Google has released a new Google Drive desktop app that replaces old versions for both home and business. The new Drive app builds in features from Google Photos, Backup and Sync (the old, primarily consumer app), and Drive File Stream (the old, business-targeted version).
Frankly, there doesn’t appear to be much new in the upgraded app—the update looks like more of a clean-up and unification effort than anything else. Major features include:
- Uploading and syncing photos to Google cloud storage—including automatic compression and resizing, for those choosing “Storage saver” rather than original image quality
- Syncing external storage devices (thumb drives, USB hard drives, and SSDs) to Google Drive
- (Optional) two-way file and folder synchronization—automatically download files to local folders and vice versa
- Locally mounted Drive folders in either Stream or Mirror mode—automatically downloading files on-demand or automatically prefetching all files from the cloud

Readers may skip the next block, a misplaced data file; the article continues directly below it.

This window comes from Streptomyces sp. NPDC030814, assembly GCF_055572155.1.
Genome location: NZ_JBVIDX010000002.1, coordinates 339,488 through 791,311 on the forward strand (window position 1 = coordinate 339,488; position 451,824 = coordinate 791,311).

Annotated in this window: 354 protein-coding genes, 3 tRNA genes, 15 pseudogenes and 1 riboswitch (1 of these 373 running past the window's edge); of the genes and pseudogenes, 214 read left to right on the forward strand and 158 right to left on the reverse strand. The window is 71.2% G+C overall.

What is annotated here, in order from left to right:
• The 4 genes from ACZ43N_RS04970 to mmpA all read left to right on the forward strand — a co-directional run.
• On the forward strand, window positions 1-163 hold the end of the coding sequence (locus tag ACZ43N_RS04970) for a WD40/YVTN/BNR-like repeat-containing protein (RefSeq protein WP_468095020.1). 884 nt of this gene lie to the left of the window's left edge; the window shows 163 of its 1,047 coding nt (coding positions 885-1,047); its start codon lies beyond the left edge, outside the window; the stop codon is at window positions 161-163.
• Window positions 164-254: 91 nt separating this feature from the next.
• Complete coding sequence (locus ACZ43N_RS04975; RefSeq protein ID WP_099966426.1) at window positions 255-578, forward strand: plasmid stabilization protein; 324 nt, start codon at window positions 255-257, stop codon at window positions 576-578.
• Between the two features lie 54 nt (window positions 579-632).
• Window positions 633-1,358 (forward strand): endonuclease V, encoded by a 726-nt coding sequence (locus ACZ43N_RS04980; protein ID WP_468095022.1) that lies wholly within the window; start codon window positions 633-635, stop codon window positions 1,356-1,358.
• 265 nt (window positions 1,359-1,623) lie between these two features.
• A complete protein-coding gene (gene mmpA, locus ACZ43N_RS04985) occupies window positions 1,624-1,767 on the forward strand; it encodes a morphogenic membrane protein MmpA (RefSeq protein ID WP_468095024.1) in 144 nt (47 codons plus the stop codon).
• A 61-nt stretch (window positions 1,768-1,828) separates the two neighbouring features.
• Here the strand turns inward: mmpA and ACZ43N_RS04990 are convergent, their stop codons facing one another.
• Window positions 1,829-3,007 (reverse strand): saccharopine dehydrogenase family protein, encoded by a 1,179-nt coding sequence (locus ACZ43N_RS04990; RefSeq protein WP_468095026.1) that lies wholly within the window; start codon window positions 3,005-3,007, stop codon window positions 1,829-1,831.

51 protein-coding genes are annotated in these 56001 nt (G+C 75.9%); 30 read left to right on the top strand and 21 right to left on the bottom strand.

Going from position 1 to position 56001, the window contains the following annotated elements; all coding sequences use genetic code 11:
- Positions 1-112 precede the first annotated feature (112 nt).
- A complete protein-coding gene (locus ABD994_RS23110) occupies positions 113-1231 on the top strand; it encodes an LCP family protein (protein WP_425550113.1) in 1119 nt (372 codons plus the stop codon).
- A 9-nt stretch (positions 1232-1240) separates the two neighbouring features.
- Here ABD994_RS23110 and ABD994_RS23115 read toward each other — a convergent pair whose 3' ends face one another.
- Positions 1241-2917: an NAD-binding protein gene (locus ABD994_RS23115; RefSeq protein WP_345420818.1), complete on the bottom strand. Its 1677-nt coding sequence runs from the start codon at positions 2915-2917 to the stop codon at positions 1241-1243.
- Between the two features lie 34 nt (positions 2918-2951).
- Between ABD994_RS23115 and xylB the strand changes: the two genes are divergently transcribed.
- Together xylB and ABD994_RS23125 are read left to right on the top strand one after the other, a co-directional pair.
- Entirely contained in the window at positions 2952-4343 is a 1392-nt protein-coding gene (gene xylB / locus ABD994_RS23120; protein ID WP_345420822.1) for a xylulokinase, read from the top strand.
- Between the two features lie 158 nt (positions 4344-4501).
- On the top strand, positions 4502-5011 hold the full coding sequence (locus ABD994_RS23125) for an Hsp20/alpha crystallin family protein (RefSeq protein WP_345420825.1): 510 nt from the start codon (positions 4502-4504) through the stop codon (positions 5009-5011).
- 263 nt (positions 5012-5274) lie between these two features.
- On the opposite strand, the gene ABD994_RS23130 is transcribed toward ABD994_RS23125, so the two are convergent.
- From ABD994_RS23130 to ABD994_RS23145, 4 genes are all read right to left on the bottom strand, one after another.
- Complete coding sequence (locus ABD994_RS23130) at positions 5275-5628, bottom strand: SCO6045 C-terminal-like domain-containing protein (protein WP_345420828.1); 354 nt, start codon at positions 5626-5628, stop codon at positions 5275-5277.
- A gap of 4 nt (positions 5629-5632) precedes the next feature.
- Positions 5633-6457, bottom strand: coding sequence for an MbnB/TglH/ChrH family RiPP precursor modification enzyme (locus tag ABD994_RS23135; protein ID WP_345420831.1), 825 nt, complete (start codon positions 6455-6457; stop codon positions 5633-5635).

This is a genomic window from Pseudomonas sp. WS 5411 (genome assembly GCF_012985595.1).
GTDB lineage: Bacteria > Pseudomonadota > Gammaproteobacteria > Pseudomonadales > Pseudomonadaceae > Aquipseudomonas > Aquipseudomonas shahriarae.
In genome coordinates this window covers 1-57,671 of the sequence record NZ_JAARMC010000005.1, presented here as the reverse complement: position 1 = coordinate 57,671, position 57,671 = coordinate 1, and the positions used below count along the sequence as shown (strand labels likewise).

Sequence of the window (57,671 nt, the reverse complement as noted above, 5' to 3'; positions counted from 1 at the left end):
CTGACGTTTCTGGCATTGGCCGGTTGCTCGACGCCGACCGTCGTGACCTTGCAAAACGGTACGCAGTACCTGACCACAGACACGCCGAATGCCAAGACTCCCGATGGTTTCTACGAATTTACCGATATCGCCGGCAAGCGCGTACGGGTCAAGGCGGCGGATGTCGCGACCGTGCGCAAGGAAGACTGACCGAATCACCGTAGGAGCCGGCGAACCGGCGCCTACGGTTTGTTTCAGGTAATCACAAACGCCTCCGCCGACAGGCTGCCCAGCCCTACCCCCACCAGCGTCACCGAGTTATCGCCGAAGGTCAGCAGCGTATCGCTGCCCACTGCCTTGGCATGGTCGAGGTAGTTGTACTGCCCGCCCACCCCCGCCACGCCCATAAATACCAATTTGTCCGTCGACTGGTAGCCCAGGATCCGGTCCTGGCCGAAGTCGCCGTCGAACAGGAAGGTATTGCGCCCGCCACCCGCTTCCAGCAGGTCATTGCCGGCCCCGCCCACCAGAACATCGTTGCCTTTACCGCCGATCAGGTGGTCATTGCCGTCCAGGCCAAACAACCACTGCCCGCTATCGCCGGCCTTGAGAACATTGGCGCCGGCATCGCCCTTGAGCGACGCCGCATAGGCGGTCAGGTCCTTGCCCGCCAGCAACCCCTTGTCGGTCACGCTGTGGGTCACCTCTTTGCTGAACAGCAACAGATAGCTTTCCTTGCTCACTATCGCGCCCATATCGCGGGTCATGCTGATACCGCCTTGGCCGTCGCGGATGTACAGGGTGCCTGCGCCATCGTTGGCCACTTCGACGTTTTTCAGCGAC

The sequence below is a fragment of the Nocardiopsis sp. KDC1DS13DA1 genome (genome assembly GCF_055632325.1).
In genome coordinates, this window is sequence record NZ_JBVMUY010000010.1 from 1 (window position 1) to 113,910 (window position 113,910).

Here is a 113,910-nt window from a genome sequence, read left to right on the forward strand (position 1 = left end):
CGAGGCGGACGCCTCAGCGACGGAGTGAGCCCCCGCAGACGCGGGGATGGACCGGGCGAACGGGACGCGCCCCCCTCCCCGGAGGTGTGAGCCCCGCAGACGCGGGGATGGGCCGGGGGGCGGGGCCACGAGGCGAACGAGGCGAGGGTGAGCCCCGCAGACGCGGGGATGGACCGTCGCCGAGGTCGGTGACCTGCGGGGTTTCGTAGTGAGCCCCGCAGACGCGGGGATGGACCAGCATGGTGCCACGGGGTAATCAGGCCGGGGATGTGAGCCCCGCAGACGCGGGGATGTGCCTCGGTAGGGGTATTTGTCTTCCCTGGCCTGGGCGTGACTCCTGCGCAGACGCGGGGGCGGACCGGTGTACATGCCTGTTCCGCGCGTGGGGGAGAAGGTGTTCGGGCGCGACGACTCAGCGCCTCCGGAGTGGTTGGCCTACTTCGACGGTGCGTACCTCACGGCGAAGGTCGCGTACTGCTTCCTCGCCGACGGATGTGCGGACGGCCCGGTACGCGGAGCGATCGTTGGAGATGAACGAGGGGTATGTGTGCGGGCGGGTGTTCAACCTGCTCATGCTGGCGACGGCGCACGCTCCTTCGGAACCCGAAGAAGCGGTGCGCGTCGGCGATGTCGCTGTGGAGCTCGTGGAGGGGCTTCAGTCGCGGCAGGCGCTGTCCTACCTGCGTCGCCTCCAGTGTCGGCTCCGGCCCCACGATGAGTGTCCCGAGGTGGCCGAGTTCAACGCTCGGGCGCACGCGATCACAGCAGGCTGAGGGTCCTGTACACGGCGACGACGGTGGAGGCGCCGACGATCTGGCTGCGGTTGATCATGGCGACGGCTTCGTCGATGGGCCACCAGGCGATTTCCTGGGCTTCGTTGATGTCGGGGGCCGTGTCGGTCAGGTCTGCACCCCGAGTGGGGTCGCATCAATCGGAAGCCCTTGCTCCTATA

- In-app support for shared Google drives (new feature, was not present in Backup and Sync)
- Integration with Microsoft Outlook and Google Meet scheduling
Upgrading to the new Drive app
According to Google’s introduction, users of the older Backup and Sync app will start getting in-app prompts to transition to Drive for desktop, which it recommends users complete by September of this year.
Backup and Sync users will support a guided workflow for transitioning from the old app to the new on July 19, and Google Workspace domains (both Rapid and Scheduled release tracks) will see in-app notifications prompting transition beginning on August 18. The deprecated Backup and Sync app will cease functioning entirely on October 1.
Who is this for?
The answer is simple, but we want to draw a heavy underscore because it’s not typical these days—all Google service users can use the new Drive app. This includes free personal accounts and paid enterprise Google Workspace accounts.
In other words, if you’re a Google Drive user, it’s time download the new app—there’s no point in putting it off. If you’re a Google Workspace administrator, you have two months to test and deploy the new app before Backup and Sync curls up and dies on October 1.
Listing image by Jim Salter